No More Women, No More Prostitution? Ha!

Asian men -- too many for society's health

 

It sometimes happens that the book or person or title we knew was out there in cyberspace somewhere, plops into our lap unexpectedly, no search necessary. That happened today. I recalled reading an article about young boys being sexually abused by Afghan men (even married ones, whose mantra is apparently, “Women are for babies, boys are for pleasure”) who keep them, give the boys gifts, but daily cause them enormous pain, and refuse to regard themselves as homosexual “because we are not in love with the boys”.

 

I’d been intending to search for the article, and bam – it fell as manna from the sky. Here it is.

 

Why was I about to search for this article? Because, in designing the nonfiction book about Asian gendercide (and its effect on the West) which I’m writing, it occurred to me that I needed to detail what would happen in India and China when women of childbearing age become rare.

 

No longer will female prostitutes be pimped out to 30 men per day, as happens in the slums of Mumbai and Kolkata. Nearly all of these girls and women suffer from depression (so would you, if your body was repeatedly invaded by strangers forcing themselves into you), which means the “johns” are taking advantage of mentally ill people. In addition, many of them have been sold, primarily in Nepal with its tradition of getting rid of excess daughters to slavers who bring them to India, so they are unwilling prostitutes who would rather rejoin their families in the mountains.

 

Over the next twenty years, with sex-selective abortion continuing to rise in India and China (the practice is now also spreading throughout Southeast Asia and west into the former Soviet Socialist Republics), women will become too valuable as child-bearers to be rented out in prostitution. They will be secluded, even hidden, in order to prevent abduction, and perhaps shared between two brothers or cousins or friends. They will likely rarely see another woman, unless they need medical care or midwifery, and healthcare professionals and aides will make house-calls in order to treat women who are rarely allowed to leave their homes.

 

But since the indulged boys of India and China will have grown into entitled, need-to-be-indulged young men, some will want sex outside marriage, and many who have no wife at all will want sex with anyone. With women unavailable, whose bodies will they use, who will they enslave?

 

Boys, of course.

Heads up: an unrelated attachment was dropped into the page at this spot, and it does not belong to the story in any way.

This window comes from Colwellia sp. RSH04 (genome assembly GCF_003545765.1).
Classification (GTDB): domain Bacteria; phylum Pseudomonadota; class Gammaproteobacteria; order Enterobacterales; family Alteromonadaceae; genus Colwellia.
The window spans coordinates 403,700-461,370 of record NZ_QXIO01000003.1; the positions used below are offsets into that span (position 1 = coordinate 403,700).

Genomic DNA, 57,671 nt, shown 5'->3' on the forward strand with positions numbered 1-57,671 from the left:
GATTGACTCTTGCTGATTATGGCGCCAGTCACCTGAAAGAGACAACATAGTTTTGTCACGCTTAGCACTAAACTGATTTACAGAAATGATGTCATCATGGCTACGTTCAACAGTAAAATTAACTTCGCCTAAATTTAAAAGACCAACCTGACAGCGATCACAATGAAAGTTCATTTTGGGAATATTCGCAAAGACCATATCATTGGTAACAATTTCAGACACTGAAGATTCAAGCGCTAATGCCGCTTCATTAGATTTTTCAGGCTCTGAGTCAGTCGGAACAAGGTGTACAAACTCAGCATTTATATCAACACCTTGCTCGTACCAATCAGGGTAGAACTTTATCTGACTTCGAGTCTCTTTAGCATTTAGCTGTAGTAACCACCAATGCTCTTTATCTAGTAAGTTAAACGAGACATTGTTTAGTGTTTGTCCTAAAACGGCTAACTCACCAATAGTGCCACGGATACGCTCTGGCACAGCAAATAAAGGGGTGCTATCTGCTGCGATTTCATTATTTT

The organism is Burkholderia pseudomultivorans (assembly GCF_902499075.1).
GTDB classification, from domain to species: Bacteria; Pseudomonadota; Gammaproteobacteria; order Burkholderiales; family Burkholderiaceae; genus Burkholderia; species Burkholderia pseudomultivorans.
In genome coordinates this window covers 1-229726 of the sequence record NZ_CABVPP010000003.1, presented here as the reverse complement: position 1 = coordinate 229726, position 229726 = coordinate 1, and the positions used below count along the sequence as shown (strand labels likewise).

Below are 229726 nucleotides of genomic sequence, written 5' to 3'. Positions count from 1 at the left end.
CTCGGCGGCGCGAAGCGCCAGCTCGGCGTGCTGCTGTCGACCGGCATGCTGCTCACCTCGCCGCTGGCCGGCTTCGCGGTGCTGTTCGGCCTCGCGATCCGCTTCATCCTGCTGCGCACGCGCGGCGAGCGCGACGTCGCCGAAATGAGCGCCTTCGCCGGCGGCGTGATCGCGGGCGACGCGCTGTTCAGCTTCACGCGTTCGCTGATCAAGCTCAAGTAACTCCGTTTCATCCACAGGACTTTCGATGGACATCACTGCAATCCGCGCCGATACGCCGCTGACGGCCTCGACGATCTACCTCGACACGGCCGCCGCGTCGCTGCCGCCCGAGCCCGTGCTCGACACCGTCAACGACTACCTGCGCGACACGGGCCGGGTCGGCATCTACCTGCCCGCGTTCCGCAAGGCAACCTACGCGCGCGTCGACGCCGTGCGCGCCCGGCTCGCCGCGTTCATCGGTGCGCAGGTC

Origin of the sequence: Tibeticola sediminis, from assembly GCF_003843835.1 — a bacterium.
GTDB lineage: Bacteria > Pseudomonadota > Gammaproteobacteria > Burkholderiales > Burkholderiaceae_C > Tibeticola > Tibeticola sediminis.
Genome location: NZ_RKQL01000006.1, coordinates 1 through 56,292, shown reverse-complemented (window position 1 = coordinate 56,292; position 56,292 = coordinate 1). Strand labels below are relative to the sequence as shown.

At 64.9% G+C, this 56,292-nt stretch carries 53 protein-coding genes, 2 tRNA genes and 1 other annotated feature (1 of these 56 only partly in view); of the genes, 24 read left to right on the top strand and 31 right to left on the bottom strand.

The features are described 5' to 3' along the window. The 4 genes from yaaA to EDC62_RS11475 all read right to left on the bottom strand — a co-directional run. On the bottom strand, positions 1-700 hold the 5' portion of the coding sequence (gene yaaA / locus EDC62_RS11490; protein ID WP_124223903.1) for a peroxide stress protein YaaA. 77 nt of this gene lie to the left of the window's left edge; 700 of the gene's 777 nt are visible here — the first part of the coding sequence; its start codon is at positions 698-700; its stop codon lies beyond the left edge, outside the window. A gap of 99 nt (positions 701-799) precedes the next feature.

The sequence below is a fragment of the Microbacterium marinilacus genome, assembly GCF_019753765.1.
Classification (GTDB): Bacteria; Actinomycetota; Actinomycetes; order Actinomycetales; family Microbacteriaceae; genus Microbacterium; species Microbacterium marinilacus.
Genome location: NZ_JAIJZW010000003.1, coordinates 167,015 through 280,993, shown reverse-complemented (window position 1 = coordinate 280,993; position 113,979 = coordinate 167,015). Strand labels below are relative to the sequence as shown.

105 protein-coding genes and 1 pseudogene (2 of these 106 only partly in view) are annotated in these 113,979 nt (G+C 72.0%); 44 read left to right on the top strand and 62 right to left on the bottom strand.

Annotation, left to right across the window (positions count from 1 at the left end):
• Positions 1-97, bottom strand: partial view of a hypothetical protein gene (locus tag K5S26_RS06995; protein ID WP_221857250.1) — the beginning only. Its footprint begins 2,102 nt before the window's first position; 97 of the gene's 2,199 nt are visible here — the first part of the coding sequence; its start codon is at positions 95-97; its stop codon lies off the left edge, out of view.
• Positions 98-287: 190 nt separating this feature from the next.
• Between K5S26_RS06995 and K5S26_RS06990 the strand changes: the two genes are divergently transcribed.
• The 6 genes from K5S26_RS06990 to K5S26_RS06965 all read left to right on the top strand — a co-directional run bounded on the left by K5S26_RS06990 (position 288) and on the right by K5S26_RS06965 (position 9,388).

There will be no dearth of boys. Already, the skewing of sex ratios at birth rises each year. The husbands who insist on sons, the prospective grandparents who pressure their daughters-in-law to abort female fetuses again and again, hoping for an eventual boy to show up on the ultrasound screen – they have no idea what they’re doing. Because in addition to the chaos that will ensue when too many people commit testosterone-fueled aggression and violence, boys will also be victimized.

 

Boys from poor families, retarded boys, boys with congenital defects, blind boys – these will be at special risk.

 

Since there will be few women allowed out and about, who will protect them? Who will reveal the harm and rescue them? Who will act?

 

No one.

 

At a conference on water earlier this year, an Indian official noted that, “The day is not far off when there will be no girls to marry and we’ll all become gays.” Setting aside questions of sexuality (is it immutable or labile?), the question is not whether men will have sex with men (some will, some won’t), the issue is that of victimization of children.

 

That should concern everyone in the West who thinks the fallout from Asian gendercide will stay on the other side of the Pacific Ocean.

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Filed under China, Domestic terrorism, Family, Gendercide, Health, India, Misogyny, News, One-child policy, Rape, Teenage boys

Irony: Breaking The Law To Protest

English Defence League members -- but why hide their identity?

The extreme right-wing English Defence League (EDL) held a “protest” gathering recently on the streets of East London, presumably to gather more support, as effective police work prevented them from going far. Despite bottles and firecrackers being thrown at officers, the metropolitan riot police – admirably restrained and controlled, unlike scenes where they have “kettled” innocently marching students (see my earlier post on the increasingly worrisome practice of kettling) – held the EDL within set boundaries and arrested at least 16 people for breaking the law, including assaults on officers.